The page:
Journal of Case Reports and Studies

ISSN: 2348-9820

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Case Report
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Double Stroke and Double Malignancy: A Case Report

Received Date: August 29, 2017 Accepted Date: October 25, 2017 Published Date: October 27, 2017

Copyright: © 2017 Kehaya S. This is an open-access article distributed under the terms of the Creative Commons Attribution License, which permits unrestricted use, distribution, and reproduction in any medium, provided the original author and source are credited.

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Stroke associated with malignancy is rapidly increasing. Lesion types mainly resemble cardio embolic multiple ischemic lesions. We present a rare stroke patient with both ischemic and hemorrhagic lesions simultaneously. The etiology of stroke was found to be due to lung cancer and essential thrombocytosis. Differential diagnosis in this case can help for further investigation of strokes with malignancy.

Keywords: Stroke; Intracerebral hemorrhage; Myeloploriferative disease; Lung cancer


Malignancy is a risk factor for ischemic stroke due to hypercoagulability. Lung cancer is the most prevalent etiology but other solid tumors and hematological malignancies have been associated too [1]. The lesions of ischemic stroke reported to be multiple acute and chronic ischemic lesions in multiple vascular territories [2]. Intracranial hemorrhage in cancer patients were observed due to metastatic intratumoral hemorrhage or coagulopathy. Hemorrhage was mainly reported in myeloproliferative neoplasm (MPN) [3]. For secondary prevention of ischemic stroke, antiaggregant or anticoagulant agents are used, which are contraindicated in brain hemorrhage. If both ischemia and hemorrhage is present, treatment option is a dilemma. We present a stroke case with ischemic and hemorrhagic lesions due to lung cancer and essential thrombocytemia. We think that the coexistence of 2 malignancies and 2 stroke types together in a case is very rare and deserve to be shared.

Case Presentation

Seventy four years old male patient referred to emergency department with sudden onset dysarthria and right hemiparesis. He was felt right sided numbness in his body after micturition in that morning. 10 minutes after that his right arm and leg become week and his speech deteriorated. At his neurological examination, done at 5th hour after symptom beginning, he was conscious, the speech was slurred but understandable, he was obeying complex orders, his cranial nerve examination revealed only slight right facial upper motor neuron weakness. He had right hemihipoesthesia, right hemiparesia of 4/5 muscle strength and bilateral positive Babinski sign. His systemic examination was unremarkable except rales in chest. His arterial tension was 130/80 mm Hg. 12-lead electrocardiography revealed no pathology. He was using only talmusoline for benign prostate hyperplasia. He was smoker and used 10 cigarettes per day since 50 years. The plain chest X-ray revealed hilar enlargement and emphysematous changes. At brain computerized tomography (CT) we observed right basal ganglionic hematoma incompatible with the clinical symptoms. Diffusion Weighted Magnetic Resonance Images (DWI-MRI) showed frontal subcortical lacunar ischemic lesion at left corona radiata level (Figure 1).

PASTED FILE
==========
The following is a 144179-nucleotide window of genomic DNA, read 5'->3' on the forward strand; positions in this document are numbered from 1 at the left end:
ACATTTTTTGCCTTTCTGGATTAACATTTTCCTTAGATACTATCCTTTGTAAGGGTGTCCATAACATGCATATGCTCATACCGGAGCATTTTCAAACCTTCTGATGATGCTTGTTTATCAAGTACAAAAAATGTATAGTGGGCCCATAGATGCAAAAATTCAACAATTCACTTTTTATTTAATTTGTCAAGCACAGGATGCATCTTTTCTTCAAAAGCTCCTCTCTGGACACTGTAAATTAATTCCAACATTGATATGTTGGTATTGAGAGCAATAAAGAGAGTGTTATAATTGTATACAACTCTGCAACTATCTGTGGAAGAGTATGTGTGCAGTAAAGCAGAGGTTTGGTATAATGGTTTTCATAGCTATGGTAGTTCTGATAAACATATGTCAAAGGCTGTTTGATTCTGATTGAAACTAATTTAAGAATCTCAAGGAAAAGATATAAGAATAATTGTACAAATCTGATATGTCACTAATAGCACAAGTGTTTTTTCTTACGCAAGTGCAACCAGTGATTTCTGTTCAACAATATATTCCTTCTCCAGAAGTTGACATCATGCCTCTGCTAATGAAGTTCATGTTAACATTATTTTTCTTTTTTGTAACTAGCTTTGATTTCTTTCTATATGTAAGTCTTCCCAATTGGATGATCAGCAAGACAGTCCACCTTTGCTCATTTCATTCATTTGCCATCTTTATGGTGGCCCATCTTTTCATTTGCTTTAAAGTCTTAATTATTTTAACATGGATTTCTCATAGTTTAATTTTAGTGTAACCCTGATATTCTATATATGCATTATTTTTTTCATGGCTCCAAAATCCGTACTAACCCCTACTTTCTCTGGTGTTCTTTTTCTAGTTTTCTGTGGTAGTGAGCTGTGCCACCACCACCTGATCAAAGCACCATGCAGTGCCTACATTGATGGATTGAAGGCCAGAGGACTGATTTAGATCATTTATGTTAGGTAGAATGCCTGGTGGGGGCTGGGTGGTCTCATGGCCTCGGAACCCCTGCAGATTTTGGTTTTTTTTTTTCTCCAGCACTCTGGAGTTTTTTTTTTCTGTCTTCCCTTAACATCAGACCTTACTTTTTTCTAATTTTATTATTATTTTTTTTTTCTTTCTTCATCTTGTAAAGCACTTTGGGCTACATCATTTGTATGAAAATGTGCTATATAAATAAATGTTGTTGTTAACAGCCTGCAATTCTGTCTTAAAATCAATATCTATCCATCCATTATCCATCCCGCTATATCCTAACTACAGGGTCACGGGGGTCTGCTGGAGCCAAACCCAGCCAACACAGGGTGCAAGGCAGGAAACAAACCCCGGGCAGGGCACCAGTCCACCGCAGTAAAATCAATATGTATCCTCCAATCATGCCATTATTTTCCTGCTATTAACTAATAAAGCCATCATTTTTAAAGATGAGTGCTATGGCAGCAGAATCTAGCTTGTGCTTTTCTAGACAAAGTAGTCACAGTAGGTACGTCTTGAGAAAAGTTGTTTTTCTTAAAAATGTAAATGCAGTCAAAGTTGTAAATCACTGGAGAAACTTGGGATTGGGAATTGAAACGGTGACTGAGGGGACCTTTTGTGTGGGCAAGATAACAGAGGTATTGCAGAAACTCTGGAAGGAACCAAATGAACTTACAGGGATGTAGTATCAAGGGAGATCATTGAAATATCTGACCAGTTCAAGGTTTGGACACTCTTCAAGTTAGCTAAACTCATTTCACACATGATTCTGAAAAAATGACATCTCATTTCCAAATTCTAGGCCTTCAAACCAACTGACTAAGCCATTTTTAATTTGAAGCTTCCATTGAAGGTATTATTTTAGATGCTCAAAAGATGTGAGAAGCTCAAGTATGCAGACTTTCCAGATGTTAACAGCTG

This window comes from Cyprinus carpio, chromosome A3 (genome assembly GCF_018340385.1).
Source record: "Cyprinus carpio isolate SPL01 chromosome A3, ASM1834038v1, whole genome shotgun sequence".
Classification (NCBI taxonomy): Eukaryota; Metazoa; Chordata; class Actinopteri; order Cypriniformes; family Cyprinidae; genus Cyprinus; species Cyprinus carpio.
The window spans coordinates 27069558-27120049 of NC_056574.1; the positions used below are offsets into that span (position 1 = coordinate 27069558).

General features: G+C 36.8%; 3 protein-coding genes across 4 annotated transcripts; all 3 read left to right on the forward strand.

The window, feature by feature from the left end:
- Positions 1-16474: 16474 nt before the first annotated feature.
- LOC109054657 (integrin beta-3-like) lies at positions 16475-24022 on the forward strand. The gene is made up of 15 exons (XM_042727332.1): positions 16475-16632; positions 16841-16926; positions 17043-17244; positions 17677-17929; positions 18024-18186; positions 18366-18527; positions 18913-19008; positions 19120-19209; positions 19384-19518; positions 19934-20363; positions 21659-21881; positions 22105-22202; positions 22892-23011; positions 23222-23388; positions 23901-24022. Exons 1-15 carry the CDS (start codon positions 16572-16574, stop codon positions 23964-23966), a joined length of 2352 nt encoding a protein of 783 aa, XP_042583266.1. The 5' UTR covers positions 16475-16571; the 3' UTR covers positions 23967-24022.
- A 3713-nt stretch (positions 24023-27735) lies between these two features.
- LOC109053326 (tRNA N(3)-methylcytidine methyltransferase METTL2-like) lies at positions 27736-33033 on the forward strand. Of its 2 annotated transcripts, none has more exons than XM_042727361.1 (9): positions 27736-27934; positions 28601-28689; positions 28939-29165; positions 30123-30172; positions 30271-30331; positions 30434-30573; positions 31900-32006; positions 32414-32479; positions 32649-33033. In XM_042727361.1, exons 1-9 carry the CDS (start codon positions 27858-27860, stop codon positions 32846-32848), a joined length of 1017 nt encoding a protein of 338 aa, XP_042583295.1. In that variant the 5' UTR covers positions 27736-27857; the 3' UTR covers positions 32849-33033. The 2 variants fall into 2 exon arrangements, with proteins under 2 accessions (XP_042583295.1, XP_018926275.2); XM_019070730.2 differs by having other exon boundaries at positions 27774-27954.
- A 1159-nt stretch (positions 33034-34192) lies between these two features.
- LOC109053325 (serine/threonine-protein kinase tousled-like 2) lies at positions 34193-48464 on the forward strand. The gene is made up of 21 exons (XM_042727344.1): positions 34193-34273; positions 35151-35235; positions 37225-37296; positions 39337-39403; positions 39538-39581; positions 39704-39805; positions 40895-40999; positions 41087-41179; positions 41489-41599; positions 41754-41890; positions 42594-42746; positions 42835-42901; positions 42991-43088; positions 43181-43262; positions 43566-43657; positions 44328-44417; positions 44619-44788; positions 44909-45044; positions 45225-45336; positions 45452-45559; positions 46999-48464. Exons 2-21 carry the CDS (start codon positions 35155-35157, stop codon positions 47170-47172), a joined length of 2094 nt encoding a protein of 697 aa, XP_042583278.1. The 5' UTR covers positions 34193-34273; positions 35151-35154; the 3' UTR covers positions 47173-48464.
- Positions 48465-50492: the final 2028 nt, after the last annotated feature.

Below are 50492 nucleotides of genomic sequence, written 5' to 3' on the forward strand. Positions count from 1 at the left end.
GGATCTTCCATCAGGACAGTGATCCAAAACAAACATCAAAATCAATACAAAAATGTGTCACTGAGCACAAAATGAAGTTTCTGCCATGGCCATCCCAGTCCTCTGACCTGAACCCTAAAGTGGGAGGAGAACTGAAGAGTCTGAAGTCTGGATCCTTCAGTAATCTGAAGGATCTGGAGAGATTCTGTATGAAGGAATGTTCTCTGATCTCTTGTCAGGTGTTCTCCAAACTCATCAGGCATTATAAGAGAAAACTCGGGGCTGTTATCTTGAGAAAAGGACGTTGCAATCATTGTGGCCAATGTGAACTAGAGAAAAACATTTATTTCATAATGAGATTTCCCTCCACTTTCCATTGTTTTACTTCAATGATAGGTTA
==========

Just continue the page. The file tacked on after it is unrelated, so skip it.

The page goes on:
In laboratory workup blood tests were: urea 27 mg/dl, creatinin 1 mg/dl, ALT 8 U/L, AST 27 U/L, LDH 499 U/L, serum glucose 85 mg/dl, C-reactive protein 4.14 mg/dl, prothrombine time 15.4 sec, INR 1.18, WBC 11.5 X10^3 uL, RBC 6.7 X10^6 uL, Hgb 12 gr/dl, MCV 60.9 fL, HCT 40.8%, Plt 1084 X10^3 uL, RDW-CV 19.2. Hematologic consultation declared contraindication for antiaggregant treatment because of thrombocytosis and advised screening for reactive thrombocytosis or MPN. The patient was hospitalized at neurology service for follow up. He received only intravenous fluid replacement for treatment. At 3rd day of hospitalization he had become difficulty in breathing. At his arterial blood gas examination pH:7.36, PO2:41.6 mmHg, PCO2:48.6 mmHg, SO2:76.8 were found. Pulmonary medicine consultation advised oxygen supplement only and asked for thorax CT, serum ACE level, cranium and wrist X-ray for sarcoidosis. Serum ACE level, calcium level, cranium and wrist X-rays were normal but thorax CT revealed mediastinal pulmonary mass lesion with plevral and costal invasion. 18 Flurodeoxyglucose (FDG) Positron Emission CT was revealed left pulmonary lesion with hilar lymph node and spinal bone metastasis (Figure 2). There was splenomegaly but no increased FDG in spleen. The patient was regarded as lung cancer. Adenocarcinoma or malign mesothelioma was considered for differential diagnosis and pleural biopsy was advised for pathologic diagnosis.

Cranial MRI showed periventricular chronic ischemic lesions, right basal ganglionic hemorrhage and acute left corona radiata lacunar ischemia. Cranial and cervical MR Angiography revealed some atherosclerotic changes but there was no meaningful narrowing of arterial structure. There was no pathological contrast enhancement in hemorrhagic area in gadolinium MRI. Transthoracic echocardiography showed type 1 left ventricular dysfunction and no thrombosis or vegetation on valves. There was no hyperlipidemia or hyperglycemia. Hematological tests revealed fibrinogen 390 mg/dl, Di-dimer 0.76 μg/mL, ferritin 9.9 ng/mL, serum iron 9 ug/dl, total iron binding capacity 260 ug/dl, BCR/ABL t(9;22) FISH was negative. Real Time PCR JAK-2 V617F mutation analyses was found over 5% positive. After 6 days of hydration Plt decreased to 721 X10^3 uL. These findings were consisted with essential thrombocytosis. Control CT showed regression of right basal ganglionic hematoma. At 10th day of admission the patient had severe dyspnea and because of hypoxia he was transferred for assisted ventilation to intensive care unit. We could not obtain pleural biopsy for diagnosis of lung cancer and he died 7 days after. We regarded the etiology of ischemic stroke as diathesis for thrombosis because of malignancy and hemorrhagic stroke etiology because of bleeding diathesis in thrombocytosis.